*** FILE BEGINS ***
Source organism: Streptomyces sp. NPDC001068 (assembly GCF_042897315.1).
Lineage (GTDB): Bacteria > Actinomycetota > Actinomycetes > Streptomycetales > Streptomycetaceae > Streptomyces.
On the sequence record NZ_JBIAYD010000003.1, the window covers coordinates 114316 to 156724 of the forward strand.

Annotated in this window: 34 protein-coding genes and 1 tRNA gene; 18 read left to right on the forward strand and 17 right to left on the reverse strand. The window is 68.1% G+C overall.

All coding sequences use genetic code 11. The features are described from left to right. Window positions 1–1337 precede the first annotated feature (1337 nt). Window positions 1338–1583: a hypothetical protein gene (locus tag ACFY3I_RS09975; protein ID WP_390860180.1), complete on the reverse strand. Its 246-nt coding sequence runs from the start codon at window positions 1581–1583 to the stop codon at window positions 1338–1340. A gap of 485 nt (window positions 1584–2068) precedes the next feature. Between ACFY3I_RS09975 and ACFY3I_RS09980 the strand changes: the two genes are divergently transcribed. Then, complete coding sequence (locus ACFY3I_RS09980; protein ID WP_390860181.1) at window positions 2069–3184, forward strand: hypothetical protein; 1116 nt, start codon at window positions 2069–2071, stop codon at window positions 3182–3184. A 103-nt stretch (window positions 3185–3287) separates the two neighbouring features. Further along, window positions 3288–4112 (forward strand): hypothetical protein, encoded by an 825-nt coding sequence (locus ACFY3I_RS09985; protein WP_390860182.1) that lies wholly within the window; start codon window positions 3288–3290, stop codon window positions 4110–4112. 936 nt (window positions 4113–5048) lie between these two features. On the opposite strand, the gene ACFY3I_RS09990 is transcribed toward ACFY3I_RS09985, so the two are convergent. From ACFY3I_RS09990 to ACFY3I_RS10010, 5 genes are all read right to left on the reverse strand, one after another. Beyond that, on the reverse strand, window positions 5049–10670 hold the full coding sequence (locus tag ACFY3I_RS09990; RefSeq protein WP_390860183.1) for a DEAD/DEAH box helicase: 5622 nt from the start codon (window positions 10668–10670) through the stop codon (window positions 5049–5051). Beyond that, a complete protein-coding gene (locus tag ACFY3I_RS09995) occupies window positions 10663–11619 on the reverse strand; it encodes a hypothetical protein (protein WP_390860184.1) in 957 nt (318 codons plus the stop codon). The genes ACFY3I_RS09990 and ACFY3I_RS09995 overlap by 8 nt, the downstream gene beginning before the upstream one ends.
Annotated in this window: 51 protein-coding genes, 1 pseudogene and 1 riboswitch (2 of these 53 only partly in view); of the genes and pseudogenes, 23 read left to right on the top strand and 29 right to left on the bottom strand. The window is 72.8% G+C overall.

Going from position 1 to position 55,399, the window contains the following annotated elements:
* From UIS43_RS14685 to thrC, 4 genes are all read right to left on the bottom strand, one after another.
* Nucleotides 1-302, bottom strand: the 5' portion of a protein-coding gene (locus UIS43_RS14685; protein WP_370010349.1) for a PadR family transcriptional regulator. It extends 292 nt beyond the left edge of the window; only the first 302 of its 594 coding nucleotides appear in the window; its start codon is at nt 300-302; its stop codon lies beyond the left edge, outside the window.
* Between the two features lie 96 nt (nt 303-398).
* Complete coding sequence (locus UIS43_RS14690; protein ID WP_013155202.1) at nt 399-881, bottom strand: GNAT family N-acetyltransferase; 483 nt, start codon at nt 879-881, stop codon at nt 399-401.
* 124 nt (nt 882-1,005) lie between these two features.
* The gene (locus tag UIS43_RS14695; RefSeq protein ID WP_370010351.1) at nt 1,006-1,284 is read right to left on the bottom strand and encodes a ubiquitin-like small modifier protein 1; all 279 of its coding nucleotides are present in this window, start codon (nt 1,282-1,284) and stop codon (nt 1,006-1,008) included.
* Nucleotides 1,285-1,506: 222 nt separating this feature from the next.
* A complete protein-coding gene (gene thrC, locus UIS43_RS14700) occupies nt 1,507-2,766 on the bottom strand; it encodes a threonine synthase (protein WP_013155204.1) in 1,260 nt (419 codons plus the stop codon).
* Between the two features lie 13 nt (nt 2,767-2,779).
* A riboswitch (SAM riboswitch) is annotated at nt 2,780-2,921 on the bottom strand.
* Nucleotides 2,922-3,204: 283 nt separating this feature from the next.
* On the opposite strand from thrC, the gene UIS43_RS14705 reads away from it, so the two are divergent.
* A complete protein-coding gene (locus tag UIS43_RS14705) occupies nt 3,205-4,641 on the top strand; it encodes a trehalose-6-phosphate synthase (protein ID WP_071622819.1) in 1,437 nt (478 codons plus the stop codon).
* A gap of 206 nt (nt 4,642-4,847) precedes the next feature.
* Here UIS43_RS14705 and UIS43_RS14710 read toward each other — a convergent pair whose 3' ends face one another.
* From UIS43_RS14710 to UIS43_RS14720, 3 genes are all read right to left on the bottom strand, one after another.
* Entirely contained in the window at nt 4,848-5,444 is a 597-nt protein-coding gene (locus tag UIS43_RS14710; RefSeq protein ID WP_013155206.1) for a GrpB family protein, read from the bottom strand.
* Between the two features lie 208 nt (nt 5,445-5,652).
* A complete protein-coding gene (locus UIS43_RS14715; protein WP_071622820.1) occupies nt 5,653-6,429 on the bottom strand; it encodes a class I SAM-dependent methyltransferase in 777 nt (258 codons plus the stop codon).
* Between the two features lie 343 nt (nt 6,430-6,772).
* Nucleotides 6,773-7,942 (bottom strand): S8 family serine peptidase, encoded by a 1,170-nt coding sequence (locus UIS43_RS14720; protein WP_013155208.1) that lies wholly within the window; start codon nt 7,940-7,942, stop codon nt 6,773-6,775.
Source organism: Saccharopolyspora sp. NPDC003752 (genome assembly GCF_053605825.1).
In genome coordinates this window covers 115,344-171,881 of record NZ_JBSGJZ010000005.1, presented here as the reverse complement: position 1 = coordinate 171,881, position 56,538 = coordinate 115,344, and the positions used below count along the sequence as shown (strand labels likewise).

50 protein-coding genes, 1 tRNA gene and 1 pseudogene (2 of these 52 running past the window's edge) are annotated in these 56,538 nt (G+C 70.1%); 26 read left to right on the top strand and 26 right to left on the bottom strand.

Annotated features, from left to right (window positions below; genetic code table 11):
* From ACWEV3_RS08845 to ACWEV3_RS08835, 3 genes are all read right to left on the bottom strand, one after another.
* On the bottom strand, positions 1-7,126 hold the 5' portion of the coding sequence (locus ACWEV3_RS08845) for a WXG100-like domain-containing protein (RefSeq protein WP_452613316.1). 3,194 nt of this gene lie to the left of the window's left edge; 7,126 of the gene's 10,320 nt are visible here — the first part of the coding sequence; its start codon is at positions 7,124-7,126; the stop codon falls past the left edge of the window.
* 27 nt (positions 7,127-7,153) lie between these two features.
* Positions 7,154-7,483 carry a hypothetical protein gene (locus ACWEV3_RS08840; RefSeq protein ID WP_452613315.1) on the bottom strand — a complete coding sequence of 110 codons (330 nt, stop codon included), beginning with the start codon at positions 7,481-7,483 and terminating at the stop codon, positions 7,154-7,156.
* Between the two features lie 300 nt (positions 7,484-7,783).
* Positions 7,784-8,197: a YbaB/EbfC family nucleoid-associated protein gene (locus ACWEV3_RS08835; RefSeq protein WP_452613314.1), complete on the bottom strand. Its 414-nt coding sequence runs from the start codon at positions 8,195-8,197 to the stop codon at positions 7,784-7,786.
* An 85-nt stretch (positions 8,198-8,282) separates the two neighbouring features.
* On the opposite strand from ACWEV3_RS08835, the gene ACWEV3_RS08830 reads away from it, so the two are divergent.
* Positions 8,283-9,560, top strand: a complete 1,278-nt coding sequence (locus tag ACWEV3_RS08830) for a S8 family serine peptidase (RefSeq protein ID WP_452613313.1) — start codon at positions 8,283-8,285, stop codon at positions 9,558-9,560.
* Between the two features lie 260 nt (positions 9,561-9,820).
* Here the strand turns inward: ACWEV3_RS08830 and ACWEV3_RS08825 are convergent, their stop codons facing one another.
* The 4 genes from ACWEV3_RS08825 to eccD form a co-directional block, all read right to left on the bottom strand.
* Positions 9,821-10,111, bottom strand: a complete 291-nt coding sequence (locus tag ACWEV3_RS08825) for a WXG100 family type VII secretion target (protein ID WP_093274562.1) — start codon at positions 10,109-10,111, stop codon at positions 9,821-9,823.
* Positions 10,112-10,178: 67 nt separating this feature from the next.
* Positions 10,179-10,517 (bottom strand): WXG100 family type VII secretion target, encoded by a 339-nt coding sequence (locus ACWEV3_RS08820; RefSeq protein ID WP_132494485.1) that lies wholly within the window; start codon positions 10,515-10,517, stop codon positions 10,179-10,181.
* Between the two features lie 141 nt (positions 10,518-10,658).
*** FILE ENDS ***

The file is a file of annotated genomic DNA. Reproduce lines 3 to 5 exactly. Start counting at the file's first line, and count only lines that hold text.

On the sequence record NZ_JBIAYD010000003.1, the window covers coordinates 114316 to 156724 of the forward strand.

Annotated in this window: 34 protein-coding genes and 1 tRNA gene; 18 read left to right on the forward strand and 17 right to left on the reverse strand. The window is 68.1% G+C overall.

All coding sequences use genetic code 11. The features are described from left to right. Window positions 1–1337 precede the first annotated feature (1337 nt). Window positions 1338–1583: a hypothetical protein gene (locus tag ACFY3I_RS09975; protein ID WP_390860180.1), complete on the reverse strand. Its 246-nt coding sequence runs from the start codon at window positions 1581–1583 to the stop codon at window positions 1338–1340. A gap of 485 nt (window positions 1584–2068) precedes the next feature. Between ACFY3I_RS09975 and ACFY3I_RS09980 the strand changes: the two genes are divergently transcribed. Then, complete coding sequence (locus ACFY3I_RS09980; protein ID WP_390860181.1) at window positions 2069–3184, forward strand: hypothetical protein; 1116 nt, start codon at window positions 2069–2071, stop codon at window positions 3182–3184. A 103-nt stretch (window positions 3185–3287) separates the two neighbouring features. Further along, window positions 3288–4112 (forward strand): hypothetical protein, encoded by an 825-nt coding sequence (locus ACFY3I_RS09985; protein WP_390860182.1) that lies wholly within the window; start codon window positions 3288–3290, stop codon window positions 4110–4112. 936 nt (window positions 4113–5048) lie between these two features. On the opposite strand, the gene ACFY3I_RS09990 is transcribed toward ACFY3I_RS09985, so the two are convergent. From ACFY3I_RS09990 to ACFY3I_RS10010, 5 genes are all read right to left on the reverse strand, one after another. Beyond that, on the reverse strand, window positions 5049–10670 hold the full coding sequence (locus tag ACFY3I_RS09990; RefSeq protein WP_390860183.1) for a DEAD/DEAH box helicase: 5622 nt from the start codon (window positions 10668–10670) through the stop codon (window positions 5049–5051). Beyond that, a complete protein-coding gene (locus tag ACFY3I_RS09995) occupies window positions 10663–11619 on the reverse strand; it encodes a hypothetical protein (protein WP_390860184.1) in 957 nt (318 codons plus the stop codon). The genes ACFY3I_RS09990 and ACFY3I_RS09995 overlap by 8 nt, the downstream gene beginning before the upstream one ends.